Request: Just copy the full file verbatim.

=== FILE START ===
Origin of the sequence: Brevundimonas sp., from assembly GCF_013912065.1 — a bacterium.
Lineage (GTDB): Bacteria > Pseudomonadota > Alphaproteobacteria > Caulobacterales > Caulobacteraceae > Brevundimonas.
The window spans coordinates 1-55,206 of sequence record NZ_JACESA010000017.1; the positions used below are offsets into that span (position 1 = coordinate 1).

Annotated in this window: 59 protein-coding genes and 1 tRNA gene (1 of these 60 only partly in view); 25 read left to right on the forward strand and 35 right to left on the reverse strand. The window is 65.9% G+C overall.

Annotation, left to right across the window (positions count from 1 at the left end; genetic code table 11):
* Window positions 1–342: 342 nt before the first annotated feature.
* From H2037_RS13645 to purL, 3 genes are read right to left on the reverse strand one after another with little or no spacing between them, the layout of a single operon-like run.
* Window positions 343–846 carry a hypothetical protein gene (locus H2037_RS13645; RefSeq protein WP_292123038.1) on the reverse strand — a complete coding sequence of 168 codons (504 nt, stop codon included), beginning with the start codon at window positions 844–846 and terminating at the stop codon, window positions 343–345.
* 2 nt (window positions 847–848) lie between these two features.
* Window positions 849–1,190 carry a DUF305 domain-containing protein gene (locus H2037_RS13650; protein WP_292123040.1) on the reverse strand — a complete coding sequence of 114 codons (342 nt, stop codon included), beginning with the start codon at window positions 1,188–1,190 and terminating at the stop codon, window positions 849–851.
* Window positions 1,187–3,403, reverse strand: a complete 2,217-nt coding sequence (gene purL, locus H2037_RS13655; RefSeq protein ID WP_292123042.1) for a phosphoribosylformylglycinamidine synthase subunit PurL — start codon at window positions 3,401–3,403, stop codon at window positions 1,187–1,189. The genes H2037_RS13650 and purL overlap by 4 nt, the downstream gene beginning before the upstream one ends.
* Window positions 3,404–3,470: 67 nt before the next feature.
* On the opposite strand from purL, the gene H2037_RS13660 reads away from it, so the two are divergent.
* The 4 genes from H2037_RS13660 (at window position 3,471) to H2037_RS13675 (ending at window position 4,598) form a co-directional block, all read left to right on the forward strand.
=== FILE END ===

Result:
Origin of the sequence: Brevundimonas sp., from assembly GCF_013912065.1 — a bacterium.
Lineage (GTDB): Bacteria > Pseudomonadota > Alphaproteobacteria > Caulobacterales > Caulobacteraceae > Brevundimonas.
The window spans coordinates 1-55,206 of sequence record NZ_JACESA010000017.1; the positions used below are offsets into that span (position 1 = coordinate 1).

Annotated in this window: 59 protein-coding genes and 1 tRNA gene (1 of these 60 only partly in view); 25 read left to right on the forward strand and 35 right to left on the reverse strand. The window is 65.9% G+C overall.

Annotation, left to right across the window (positions count from 1 at the left end; genetic code table 11):
* Window positions 1–342: 342 nt before the first annotated feature.
* From H2037_RS13645 to purL, 3 genes are read right to left on the reverse strand one after another with little or no spacing between them, the layout of a single operon-like run.
* Window positions 343–846 carry a hypothetical protein gene (locus H2037_RS13645; RefSeq protein WP_292123038.1) on the reverse strand — a complete coding sequence of 168 codons (504 nt, stop codon included), beginning with the start codon at window positions 844–846 and terminating at the stop codon, window positions 343–345.
* 2 nt (window positions 847–848) lie between these two features.
* Window positions 849–1,190 carry a DUF305 domain-containing protein gene (locus H2037_RS13650; protein WP_292123040.1) on the reverse strand — a complete coding sequence of 114 codons (342 nt, stop codon included), beginning with the start codon at window positions 1,188–1,190 and terminating at the stop codon, window positions 849–851.
* Window positions 1,187–3,403, reverse strand: a complete 2,217-nt coding sequence (gene purL, locus H2037_RS13655; RefSeq protein ID WP_292123042.1) for a phosphoribosylformylglycinamidine synthase subunit PurL — start codon at window positions 3,401–3,403, stop codon at window positions 1,187–1,189. The genes H2037_RS13650 and purL overlap by 4 nt, the downstream gene beginning before the upstream one ends.
* Window positions 3,404–3,470: 67 nt before the next feature.
* On the opposite strand from purL, the gene H2037_RS13660 reads away from it, so the two are divergent.
* The 4 genes from H2037_RS13660 (at window position 3,471) to H2037_RS13675 (ending at window position 4,598) form a co-directional block, all read left to right on the forward strand.